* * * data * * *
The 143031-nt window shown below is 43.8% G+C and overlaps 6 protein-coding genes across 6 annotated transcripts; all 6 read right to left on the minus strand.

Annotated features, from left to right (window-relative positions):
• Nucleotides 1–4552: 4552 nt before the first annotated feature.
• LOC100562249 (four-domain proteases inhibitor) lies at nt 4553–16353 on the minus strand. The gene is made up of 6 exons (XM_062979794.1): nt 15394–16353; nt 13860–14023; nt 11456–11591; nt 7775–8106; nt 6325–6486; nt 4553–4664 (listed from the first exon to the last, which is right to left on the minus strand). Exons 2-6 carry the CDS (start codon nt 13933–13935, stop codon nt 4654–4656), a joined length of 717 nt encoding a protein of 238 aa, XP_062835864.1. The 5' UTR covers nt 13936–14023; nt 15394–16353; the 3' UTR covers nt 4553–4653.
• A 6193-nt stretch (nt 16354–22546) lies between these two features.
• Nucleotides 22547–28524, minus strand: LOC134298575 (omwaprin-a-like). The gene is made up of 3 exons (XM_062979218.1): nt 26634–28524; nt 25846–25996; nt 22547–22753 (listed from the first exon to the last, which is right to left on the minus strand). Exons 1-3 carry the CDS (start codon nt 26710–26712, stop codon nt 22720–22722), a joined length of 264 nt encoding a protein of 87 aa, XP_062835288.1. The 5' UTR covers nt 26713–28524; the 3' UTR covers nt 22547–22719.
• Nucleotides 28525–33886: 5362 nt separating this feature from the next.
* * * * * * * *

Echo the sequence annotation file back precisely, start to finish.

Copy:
The 143031-nt window shown below is 43.8% G+C and overlaps 6 protein-coding genes across 6 annotated transcripts; all 6 read right to left on the minus strand.

Annotated features, from left to right (window-relative positions):
• Nucleotides 1–4552: 4552 nt before the first annotated feature.
• LOC100562249 (four-domain proteases inhibitor) lies at nt 4553–16353 on the minus strand. The gene is made up of 6 exons (XM_062979794.1): nt 15394–16353; nt 13860–14023; nt 11456–11591; nt 7775–8106; nt 6325–6486; nt 4553–4664 (listed from the first exon to the last, which is right to left on the minus strand). Exons 2-6 carry the CDS (start codon nt 13933–13935, stop codon nt 4654–4656), a joined length of 717 nt encoding a protein of 238 aa, XP_062835864.1. The 5' UTR covers nt 13936–14023; nt 15394–16353; the 3' UTR covers nt 4553–4653.
• A 6193-nt stretch (nt 16354–22546) lies between these two features.
• Nucleotides 22547–28524, minus strand: LOC134298575 (omwaprin-a-like). The gene is made up of 3 exons (XM_062979218.1): nt 26634–28524; nt 25846–25996; nt 22547–22753 (listed from the first exon to the last, which is right to left on the minus strand). Exons 1-3 carry the CDS (start codon nt 26710–26712, stop codon nt 22720–22722), a joined length of 264 nt encoding a protein of 87 aa, XP_062835288.1. The 5' UTR covers nt 26713–28524; the 3' UTR covers nt 22547–22719.
• Nucleotides 28525–33886: 5362 nt separating this feature from the next.